Under the current system, transactions can end up in the "pending" status for long periods. That's because with the network congestion these days, blocks are always full, with the highest-paid transactions quickly filling the next block. With the kind of action on Ethereum right now, users must pay a very high gas fee to get a transaction immediately included.
While crypto veterans and DeFi Degens have learned how to navigate the current system, it's not ideal for onboarding new users. It's too complex and filled with uncertainty.
With the new EIP, users need to send transactions with a fee higher than the Base Fee, along with a tip for the miner to include them in the block.
However, the Base Fee can fluctuate between the time when a user sends a transaction, and a miner includes it in a block. To counter this, users can specify a Fee Cap. This is the maximum they want to pay. After inclusion, they are refunded the difference between the final Base Fee and their Fee Cap, and don't forget the tip!
Wallets can set this value by default, so users won't have to set it manually each time.
EIP-1559 operates similarly to Bitcoin's PoW difficulty adjustment. With Bitcoin, the difficulty for mining a block automatically adjusts upwards when blocks are mined faster than the established one block per ten minutes. On the other hand, it adjusts downwards when blocks are mined slower than ten minutes. Hence, Bitcoin blocks can maintain their steady ten-minute average. EIP-1559 also does this but with price for transaction inclusion.
So, when Ethereum blocks get more than 50% full, the gas costs for inclusion will increase. When blocks get to less than 50% full, the gas costs decrease.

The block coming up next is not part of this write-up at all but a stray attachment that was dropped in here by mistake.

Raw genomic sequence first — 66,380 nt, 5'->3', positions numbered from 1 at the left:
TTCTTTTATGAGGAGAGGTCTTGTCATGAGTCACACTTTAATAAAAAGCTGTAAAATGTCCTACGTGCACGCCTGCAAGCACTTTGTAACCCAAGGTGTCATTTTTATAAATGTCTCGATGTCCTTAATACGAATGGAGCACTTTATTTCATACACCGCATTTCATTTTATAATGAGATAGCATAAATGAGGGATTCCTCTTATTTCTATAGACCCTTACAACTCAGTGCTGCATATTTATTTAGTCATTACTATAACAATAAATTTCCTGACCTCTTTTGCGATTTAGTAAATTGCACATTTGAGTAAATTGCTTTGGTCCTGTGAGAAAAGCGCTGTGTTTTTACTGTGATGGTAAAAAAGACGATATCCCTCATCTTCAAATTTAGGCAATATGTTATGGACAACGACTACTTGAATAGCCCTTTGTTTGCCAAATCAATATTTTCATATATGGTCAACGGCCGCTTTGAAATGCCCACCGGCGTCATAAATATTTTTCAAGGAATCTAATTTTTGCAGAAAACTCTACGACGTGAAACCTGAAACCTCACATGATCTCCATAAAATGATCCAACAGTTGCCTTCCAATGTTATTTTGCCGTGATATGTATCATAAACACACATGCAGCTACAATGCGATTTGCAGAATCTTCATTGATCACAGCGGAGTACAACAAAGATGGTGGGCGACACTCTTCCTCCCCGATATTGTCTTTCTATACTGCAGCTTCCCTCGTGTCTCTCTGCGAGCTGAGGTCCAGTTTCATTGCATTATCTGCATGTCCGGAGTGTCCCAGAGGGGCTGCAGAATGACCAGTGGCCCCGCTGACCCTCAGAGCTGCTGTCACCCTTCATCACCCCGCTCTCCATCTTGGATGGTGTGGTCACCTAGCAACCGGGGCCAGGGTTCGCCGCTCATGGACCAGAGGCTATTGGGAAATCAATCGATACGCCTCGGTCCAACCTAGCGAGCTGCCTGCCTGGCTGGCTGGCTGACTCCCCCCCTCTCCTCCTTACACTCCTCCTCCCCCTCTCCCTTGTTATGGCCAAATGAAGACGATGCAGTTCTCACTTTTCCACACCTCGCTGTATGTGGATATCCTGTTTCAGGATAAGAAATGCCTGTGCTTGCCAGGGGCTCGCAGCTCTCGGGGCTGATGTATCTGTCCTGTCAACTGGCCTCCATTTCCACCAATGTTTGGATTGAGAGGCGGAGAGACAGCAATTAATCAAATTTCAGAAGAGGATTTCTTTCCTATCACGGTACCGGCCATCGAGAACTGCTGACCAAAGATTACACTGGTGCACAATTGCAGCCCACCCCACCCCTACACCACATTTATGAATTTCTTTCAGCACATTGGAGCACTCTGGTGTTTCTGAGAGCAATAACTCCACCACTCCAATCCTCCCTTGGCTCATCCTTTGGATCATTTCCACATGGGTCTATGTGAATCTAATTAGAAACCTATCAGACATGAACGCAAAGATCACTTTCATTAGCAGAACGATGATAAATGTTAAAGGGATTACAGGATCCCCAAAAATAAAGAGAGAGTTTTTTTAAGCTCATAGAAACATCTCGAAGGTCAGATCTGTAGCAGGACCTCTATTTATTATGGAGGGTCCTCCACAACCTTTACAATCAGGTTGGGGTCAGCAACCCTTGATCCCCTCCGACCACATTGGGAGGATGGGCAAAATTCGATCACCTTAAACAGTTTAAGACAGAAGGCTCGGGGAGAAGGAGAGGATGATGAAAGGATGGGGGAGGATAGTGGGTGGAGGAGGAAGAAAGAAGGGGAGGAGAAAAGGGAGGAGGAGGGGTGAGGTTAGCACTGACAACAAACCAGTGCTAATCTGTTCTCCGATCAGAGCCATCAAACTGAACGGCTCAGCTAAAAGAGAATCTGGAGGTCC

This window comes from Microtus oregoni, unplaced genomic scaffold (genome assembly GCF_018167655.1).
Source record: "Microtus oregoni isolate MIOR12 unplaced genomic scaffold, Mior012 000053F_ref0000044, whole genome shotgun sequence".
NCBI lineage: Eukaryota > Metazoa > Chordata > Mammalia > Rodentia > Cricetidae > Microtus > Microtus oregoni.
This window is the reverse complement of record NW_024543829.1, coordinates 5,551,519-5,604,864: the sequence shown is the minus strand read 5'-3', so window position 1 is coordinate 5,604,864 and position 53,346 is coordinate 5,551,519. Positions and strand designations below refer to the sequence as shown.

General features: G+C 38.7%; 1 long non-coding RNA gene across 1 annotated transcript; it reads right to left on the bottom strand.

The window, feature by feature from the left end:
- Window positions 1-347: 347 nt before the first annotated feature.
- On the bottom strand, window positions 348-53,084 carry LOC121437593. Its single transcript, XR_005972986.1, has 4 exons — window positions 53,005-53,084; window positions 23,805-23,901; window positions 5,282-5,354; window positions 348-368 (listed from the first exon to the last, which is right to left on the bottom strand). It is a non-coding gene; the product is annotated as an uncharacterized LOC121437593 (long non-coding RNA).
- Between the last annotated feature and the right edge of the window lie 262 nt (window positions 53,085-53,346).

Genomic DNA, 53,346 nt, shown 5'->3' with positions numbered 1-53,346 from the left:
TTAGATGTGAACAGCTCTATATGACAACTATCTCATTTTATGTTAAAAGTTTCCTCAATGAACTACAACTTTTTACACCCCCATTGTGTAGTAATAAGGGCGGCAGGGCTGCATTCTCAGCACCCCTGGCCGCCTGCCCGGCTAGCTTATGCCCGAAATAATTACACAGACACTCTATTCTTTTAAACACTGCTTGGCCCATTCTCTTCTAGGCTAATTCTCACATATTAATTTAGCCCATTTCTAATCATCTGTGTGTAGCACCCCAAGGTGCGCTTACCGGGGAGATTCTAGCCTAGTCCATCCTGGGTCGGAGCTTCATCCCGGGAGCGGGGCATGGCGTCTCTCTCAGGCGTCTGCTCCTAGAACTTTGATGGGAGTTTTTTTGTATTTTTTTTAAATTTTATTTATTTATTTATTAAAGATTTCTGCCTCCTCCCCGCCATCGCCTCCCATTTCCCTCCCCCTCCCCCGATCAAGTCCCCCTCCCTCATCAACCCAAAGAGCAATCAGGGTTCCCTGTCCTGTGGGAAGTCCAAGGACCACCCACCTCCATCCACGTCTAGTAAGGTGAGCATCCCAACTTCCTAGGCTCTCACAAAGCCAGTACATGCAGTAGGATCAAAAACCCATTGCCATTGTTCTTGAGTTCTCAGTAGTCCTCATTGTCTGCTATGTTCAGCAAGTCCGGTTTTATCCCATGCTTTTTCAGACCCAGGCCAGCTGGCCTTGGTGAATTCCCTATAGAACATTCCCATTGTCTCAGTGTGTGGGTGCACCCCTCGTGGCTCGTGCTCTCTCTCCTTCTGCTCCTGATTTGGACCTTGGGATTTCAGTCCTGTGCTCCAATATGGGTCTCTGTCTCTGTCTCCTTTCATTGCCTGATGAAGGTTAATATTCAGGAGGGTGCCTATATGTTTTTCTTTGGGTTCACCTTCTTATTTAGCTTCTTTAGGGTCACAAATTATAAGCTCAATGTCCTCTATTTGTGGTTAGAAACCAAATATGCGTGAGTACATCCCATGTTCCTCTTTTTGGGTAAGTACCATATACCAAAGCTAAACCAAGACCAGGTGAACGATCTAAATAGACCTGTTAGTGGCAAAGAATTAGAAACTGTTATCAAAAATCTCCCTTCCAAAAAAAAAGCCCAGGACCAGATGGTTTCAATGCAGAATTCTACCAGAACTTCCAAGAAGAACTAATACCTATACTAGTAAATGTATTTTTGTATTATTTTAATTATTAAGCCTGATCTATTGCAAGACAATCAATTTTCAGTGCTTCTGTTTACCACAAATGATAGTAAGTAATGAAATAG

EIP-1559 effectively doubles the Ethereum block space, but then it targets blocks only to be 50% full. The block size will still average out to the same size over time. However, the built-in flexibility allows for extra capacity for transaction inclusion.
While EIP-1559 is a major upgrade and will provide vast improvements to the Ethereum network, it is not a cure-all. The upgrade will make transactions more efficient, but it will not fix network bloat because it is not a scaling solution.
What it will do, however, is improve UX by making fee prediction easier. Nor will users have to worry about transactions getting stuck in the mempool for long periods. This EIP aims to smooth out Ethereum gas fee volatility while helping users better estimate their transaction rates and times.
One of the most important features of this upcoming EIP is its effect on ETH's supply. What happens is that the Base Fee is burned. Since this fee is paid in ETH, more ETH gets burned as more transactions occur. This is good news for ETH hodlers since there is the possibility that these fee burns could counteract future ETH inflation. However, this doesn't strictly mean that Ethereum will definitely go deflationary. Rather, EIP-1559 merely introduces a theoretically deflationary mechanism, something Ethereum has hitherto lacked.
Moreover, Ethereum has a "Minimum Viable Issuance" monetary policy. That means it only issues enough ETH to ensure network security and no more. This deflationary measure is important as Ethereum moves from Proof of Work to Proof-of-Stake, (POS). That's because with POS, the cost to attack it is a function of how scarce the staking asset is. With the introduction of this proposal, ETH could become more scarce. This is how EIP-1559 intends to improve Ethereum's security.
Another factor is MEV. At present, Ethereum miners can set the order of transactions on-chain in ways to benefit themselves profit-wise. So, the MEV is the profit miners can extract by reordering and censoring transactions. Because of arbitrage bots and their bidding wars, they can incentivize miners not to mine on the longest chain. This can be a destabilizing factor for any blockchain.
Consequently, EIP-1559 reduces miner's incentives to try to mine older blocks. It accomplishes this by burning the ETH rewards paid to miners, which reduces their incentives to focus on older blocks after new ones have already propagated.